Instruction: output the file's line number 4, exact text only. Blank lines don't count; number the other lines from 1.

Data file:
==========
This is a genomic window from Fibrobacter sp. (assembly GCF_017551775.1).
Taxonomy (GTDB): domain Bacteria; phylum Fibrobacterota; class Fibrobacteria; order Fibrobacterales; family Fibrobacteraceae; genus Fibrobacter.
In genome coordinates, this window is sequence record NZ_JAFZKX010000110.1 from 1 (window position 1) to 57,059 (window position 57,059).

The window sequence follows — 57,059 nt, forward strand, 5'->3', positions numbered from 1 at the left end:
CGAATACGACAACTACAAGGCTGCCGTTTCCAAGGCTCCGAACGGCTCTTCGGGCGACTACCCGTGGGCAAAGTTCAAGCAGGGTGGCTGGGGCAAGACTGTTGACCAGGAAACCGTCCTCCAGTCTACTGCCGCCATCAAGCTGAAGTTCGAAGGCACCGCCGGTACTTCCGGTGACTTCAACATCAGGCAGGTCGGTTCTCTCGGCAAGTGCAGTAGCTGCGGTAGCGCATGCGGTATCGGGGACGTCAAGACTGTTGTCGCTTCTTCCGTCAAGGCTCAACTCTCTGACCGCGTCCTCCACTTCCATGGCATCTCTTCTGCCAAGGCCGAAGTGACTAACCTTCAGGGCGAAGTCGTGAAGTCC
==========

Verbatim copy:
The window sequence follows — 57,059 nt, forward strand, 5'->3', positions numbered from 1 at the left end: